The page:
Kelis’s sophomore album Wanderland isn’t available to stream on Apple Music or Spotify. At the time of its release in 2001, the album never charted on the Billboard 200 and no singles from the album ever made the Hot 100. Instead, Wanderland was only released in Europe, where it charted in multiple countries. The album, entirely produced by Pharrell Williams and Chad Hugo, has become an overlooked part of Kelis's catalog, relegated to reverence by the most dedicated fans of The Neptunes and Kelis herself. To hear the album now, U.S. fans need to order a physical copy on Amazon or Discogs, or find a bootleg rip out there on the internet.
The story of Wanderland's botched release is one of industry negligence. Around the time of the album's U.K. release, Virgin Records and its parent company EMI was undergoing drastic changes: Top executives were ousted, imprints were reshuffled and absorbed, and, with her experimental sophomore effort, Kelis was caught in the middle. "I left Virgin right when it was released in Europe, so when it was supposed to release in the States, it just kinda fell by the wayside," she told MP3.com in a 2006 interview. "I think too, a lot of people really didn't understand the music, and you know, it just got...they just didn't get it."
But the story of the album itself is one of creativity and collaboration. Foregoing traditional studio sessions, Kelis and The Neptunes set up shop at a house on the ocean in Virginia Beach to record the project. During a recent conversation with The FADER, Andrew Coleman, the longtime recording engineer for The Neptunes explained how Kelis's long lost masterpiece came to be.
ANDREW COLEMAN: I’d already been working with Pharrell [Williams] and Chad [Hugo] for a few years when I met Kelis. Rob Walker, their manager, met Kelis in New York, signed her, and wanted us to work with her. He brought her to Virginia in ‘98 and we did Kaleidoscope. Two years in later, in 2000, we started working on Wanderland.
We recorded that album in a big house on the beach. She didn’t want to spend money on studio time, but Pharrell insisted she come to Virginia Beach because that’s where we all were. There’s this area in Virginia Beach called Sandbridge where there’s these giant houses that sleep like 20 people. It’s common down here — these houses have 10 bedrooms — and you can bring your entire family down for Thanksgiving or a week during the summer. This was during the wintertime so the house was probably $2,000 a week or something, as compared to $2,000 a day paying for a studio.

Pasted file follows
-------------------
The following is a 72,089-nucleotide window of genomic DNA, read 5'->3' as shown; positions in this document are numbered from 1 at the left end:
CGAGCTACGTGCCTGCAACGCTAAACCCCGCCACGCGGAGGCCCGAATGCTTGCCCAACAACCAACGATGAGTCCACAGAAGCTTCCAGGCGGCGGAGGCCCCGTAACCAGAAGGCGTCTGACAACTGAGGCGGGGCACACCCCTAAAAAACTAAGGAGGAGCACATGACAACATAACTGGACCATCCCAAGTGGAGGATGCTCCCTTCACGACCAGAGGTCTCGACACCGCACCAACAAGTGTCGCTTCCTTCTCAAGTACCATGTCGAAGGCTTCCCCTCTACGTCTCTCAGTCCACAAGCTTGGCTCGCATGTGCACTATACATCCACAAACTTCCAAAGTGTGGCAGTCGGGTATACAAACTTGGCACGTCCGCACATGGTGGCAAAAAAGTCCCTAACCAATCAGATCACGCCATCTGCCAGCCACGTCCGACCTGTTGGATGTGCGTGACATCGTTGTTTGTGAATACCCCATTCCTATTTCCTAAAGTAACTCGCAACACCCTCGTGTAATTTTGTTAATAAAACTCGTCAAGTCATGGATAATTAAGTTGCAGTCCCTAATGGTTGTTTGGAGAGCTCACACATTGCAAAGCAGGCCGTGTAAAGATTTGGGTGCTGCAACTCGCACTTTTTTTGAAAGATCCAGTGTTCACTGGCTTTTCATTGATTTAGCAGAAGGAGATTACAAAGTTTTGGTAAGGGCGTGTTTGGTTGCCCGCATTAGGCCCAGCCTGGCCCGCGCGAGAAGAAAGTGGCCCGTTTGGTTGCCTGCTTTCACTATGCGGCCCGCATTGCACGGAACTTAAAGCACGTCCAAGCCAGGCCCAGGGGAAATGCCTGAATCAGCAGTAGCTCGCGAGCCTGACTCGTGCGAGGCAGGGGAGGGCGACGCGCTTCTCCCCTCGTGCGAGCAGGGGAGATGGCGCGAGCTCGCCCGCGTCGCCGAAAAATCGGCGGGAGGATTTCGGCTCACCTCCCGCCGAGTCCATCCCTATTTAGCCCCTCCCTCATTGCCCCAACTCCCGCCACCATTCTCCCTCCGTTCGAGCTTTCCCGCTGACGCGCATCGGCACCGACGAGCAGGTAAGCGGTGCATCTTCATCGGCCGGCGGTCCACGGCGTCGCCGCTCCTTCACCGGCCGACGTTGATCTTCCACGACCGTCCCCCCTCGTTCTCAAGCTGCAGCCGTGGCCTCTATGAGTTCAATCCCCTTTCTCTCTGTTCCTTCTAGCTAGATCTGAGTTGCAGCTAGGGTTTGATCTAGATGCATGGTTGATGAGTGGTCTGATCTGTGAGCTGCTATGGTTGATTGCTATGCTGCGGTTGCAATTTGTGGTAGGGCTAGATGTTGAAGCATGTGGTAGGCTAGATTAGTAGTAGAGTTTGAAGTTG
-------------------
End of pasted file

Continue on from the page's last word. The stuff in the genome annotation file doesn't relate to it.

Kelis lived in the house; I set up the studio in one bedroom, and then the vocal booth in another bedroom down the hall so it was like a real studio. It was a two-month period at least and it was like summer camp. The house was so big that people would crash there all the time. Kelis had the upstairs — that was hers and no one bothered her. I’d get there probably at 11 or 12 in the afternoon, and Pharrell would always be there before me working on stuff. Chad would show up a little later and then we’d get to work. Kelis was pretty demanding. It was definitely like, Let’s get this shit done; we got work to do. It was pretty much on her dime, so she was going to make sure she got everything she expected.
That album was all Pro-Tools, whereas Kaleidoscope was analog. Since we had done that album, Pro-Tools had become the go-to recording medium. So, I think that and the fact that we did Wanderland in a house gave the album a different sound.
It was all about Wanderland. But Pharrell’s mind is always going in different directions. Sometimes, he’d come up with an idea for Clipse, and he’d be like, “Hold on a second. Let me do this.” And we’d knock that out and get back to Wanderland. That’s just how he works. Everybody was coming through to that house — Clipse, Fam-Lay. We cut “Grindin’” there; we cut a lot of stuff there during that time period. Between Kelis’s first album and Wanderland, it was time for Chad and Pharrell where they were making a statement and laying the groundwork for where they are now.
Kelis was a fireball and Wanderland had a different energy to it. She wanted to prove herself as an artist and, in my opinion, she did that times 10. She was eager and came in and commanded respect. People listened to her. She’s one of a kind.